This would be a great place for Donald Trump to dig in and help distinguish himself from his predecessor. However, as we understand too well only a month and change into his presidency, Trump doesn’t seem to mind too much playing fast and loose with other people’s money. Every time he takes a trip to his Mar-a-Lago Palm Beach estate, it costs taxpayers $3 million. Reportedly, it costs the city of New York $1 million a day to protect Trump and his family. Eric Trump even cost taxpayers nearly $100,000 for a trip to Uruguay on behalf of the Trump Organization to pay for Secret Service members and embassy staff—not even for matters of true diplomacy, but to enlarge the profits of the business from which Donald Trump enriches himself. These are galling enough, and when we consider President Trump’s proposed increase for the Department of Defense as a subset of his administration’s adversarial approach to certain non-defense programs, his hawkish tone takes on a more sinister aspect, as with his administration’s increased focus on deportation, which, by the numbers, isn’t wildly out of line with Obama’s record, but because it vastly expands the powers of ICE agents and because undocumented immigrants without a history of violent crime are apparently being specifically targeted for removal (Google “Daniela Vargas” and prepare to be disheartened), seems comparatively that much worse.

We could go on about Donald Trump’s war on immigrants, much as we could or maybe even should go on about Jeff Sessions, Russia, and the tangled web prominent Washington figures have woven with respect to Vladimir Putin and his country, but let me make my point about Trump’s separate war against programs that are reviled by his base. As noted earlier, Trump wants to slash funding for the EPA and has lined his Cabinet with climate change deniers, or at least those who evidently have no problem rolling back environmental regulations at the expense of flora and fauna (see also newly-confirmed Secretary of the Interior Ryan Zinke’s decision to bring back the use of lead ammunition in national parks and refuges). Along these lines, the President wants to cut funding to the National Oceanic and Atmospheric Administration, the nation’s leading climate change research department, by 17%, roughly a sixth of its current budget. Reportedly, he also wants to decrease funding to the already-beleaguered Internal Revenue Service, a move which not only is geared primarily to benefitting other rich assholes like himself, but is patently self-defeating. A central point of the IRS—the Internal Revenue Service—by its namesake, is to generate revenue. If it can’t properly fund and staff its intended functions such as conducting audits or going after tax shelters, that’s needed money that the United States can’t access. Especially if Trump and congressional Republicans want to lower taxes and yet still somehow expand defense spending and address our crumbling infrastructure. If you keep spending more than you take in as a nation, eventually, you’re going to have a problem.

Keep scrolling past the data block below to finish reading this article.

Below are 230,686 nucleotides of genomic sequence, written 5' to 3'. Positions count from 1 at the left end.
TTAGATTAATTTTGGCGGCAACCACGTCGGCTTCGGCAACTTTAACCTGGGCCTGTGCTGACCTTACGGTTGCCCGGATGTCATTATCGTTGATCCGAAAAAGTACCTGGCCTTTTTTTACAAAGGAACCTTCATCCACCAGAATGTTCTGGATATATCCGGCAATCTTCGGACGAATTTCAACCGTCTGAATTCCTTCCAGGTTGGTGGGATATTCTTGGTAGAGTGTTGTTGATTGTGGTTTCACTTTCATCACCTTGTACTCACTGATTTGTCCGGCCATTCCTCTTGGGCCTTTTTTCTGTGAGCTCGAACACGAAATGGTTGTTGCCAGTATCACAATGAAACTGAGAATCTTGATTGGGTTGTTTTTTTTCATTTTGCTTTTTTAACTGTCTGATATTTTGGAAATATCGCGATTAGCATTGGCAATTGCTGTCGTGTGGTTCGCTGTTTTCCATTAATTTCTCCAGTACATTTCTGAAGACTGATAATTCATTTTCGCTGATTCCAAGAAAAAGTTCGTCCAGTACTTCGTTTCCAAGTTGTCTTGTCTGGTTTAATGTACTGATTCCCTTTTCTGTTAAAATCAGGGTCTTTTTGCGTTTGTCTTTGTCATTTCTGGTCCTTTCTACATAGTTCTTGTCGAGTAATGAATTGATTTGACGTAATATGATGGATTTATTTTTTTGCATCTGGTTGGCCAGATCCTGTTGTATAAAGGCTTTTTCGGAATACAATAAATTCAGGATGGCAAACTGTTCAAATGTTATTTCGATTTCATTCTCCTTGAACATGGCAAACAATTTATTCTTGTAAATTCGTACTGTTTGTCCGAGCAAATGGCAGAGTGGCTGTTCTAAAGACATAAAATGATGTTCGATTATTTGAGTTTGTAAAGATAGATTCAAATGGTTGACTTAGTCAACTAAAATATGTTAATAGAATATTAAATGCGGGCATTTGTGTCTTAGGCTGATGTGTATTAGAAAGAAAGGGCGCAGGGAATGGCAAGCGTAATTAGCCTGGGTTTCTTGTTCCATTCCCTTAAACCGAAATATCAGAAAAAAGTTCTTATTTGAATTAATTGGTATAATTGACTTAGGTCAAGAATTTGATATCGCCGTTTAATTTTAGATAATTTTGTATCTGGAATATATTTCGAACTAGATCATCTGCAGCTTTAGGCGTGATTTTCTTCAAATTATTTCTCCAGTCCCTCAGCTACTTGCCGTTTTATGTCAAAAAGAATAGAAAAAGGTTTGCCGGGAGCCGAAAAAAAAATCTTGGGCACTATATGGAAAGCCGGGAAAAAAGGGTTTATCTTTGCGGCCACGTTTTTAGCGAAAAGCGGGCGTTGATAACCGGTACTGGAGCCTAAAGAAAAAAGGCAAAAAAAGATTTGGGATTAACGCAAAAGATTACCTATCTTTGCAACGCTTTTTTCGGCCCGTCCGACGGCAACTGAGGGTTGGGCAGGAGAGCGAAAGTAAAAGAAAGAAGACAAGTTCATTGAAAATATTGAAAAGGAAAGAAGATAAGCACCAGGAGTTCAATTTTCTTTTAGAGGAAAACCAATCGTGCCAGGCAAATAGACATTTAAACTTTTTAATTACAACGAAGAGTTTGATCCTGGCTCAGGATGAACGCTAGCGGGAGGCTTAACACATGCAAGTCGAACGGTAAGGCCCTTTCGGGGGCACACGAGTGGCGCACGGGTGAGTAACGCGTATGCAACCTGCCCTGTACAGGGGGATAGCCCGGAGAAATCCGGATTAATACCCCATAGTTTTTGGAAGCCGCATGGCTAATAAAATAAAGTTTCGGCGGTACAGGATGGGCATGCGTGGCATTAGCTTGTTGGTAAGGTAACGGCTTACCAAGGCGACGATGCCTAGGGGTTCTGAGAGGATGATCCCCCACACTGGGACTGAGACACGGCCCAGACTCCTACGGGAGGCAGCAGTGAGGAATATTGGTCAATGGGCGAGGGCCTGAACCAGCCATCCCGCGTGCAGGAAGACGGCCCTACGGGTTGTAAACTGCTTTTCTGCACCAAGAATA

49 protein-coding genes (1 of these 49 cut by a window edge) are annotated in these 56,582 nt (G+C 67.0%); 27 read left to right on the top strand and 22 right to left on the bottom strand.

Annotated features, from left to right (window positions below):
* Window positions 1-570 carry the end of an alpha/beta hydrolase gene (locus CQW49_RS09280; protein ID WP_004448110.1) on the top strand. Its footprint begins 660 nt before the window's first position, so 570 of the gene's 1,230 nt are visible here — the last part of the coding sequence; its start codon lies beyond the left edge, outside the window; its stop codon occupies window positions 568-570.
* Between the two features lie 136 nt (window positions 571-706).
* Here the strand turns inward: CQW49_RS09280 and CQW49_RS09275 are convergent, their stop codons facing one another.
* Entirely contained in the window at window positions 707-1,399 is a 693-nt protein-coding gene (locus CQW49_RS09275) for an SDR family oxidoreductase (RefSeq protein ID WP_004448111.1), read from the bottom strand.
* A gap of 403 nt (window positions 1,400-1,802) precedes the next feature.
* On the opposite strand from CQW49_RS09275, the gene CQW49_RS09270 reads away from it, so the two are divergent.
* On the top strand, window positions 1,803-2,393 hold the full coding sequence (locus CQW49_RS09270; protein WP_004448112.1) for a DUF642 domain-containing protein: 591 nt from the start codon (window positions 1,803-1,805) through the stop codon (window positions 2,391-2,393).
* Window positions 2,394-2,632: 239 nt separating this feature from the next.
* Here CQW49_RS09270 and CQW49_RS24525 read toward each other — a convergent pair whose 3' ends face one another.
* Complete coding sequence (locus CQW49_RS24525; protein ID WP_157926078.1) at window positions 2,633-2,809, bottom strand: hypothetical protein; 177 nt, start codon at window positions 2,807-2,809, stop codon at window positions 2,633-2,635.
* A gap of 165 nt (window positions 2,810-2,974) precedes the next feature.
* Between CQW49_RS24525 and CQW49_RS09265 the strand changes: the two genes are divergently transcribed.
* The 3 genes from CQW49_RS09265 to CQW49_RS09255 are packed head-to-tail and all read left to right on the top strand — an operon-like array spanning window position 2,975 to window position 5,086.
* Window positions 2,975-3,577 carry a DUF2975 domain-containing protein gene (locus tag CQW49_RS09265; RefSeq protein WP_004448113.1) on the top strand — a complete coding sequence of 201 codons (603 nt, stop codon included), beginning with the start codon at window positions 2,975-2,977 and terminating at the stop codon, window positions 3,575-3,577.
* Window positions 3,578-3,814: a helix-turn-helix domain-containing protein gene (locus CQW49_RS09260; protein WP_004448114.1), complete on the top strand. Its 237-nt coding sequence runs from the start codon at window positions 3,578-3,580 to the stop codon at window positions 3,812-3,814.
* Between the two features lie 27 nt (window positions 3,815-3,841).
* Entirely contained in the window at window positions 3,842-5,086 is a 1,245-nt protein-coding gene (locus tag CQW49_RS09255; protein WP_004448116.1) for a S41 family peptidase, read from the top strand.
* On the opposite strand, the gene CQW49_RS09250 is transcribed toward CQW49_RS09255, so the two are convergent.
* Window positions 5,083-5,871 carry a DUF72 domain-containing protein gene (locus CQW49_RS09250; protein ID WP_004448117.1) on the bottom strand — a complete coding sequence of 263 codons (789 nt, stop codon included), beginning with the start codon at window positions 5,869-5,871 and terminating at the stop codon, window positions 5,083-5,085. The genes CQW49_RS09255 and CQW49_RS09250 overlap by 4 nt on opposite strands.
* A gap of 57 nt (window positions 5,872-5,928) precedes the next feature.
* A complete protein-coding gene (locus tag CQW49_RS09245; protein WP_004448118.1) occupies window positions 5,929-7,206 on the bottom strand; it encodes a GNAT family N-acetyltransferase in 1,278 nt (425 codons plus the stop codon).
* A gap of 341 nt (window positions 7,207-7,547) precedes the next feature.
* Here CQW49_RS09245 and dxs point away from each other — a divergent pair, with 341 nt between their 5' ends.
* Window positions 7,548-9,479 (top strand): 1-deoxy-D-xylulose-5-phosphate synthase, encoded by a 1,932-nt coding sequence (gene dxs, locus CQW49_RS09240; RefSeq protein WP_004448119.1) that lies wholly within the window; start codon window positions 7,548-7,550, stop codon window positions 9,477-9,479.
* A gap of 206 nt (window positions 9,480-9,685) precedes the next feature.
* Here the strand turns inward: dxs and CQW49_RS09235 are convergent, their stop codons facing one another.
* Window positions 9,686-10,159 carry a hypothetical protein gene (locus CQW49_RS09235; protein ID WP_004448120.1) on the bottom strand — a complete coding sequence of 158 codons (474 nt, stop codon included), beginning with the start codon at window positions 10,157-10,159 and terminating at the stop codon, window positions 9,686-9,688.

Donald Trump vowed to “drain the swamp” as President, but by now, it’s painfully obvious he’s only intent on feeding its alligators, and then after feeding those alligators, apparently killing them off by de-funding all the environmental organizations that help protect their numbers. If Trump really wanted to separate himself from Barack Obama and help the little guy, he could start by curbing waste at the Department of Defense, which I see as the poster child for government inefficiency, rather than boasting about vastly increasing its funding, but let him only try to keep up appearances as being a commanding Commander-in-Chief, much as he tried to maintain his image as someone who didn’t support the Iraq War like Hillary Clinton did—even though he totally f**king did. In other words, Trump can’t have it both ways. He can’t be a champion of the people and of his rich, white conservative base at the same time. Donald Trump wants to augment the Department of Defense, but simply put, there’s no defense for him in this regard.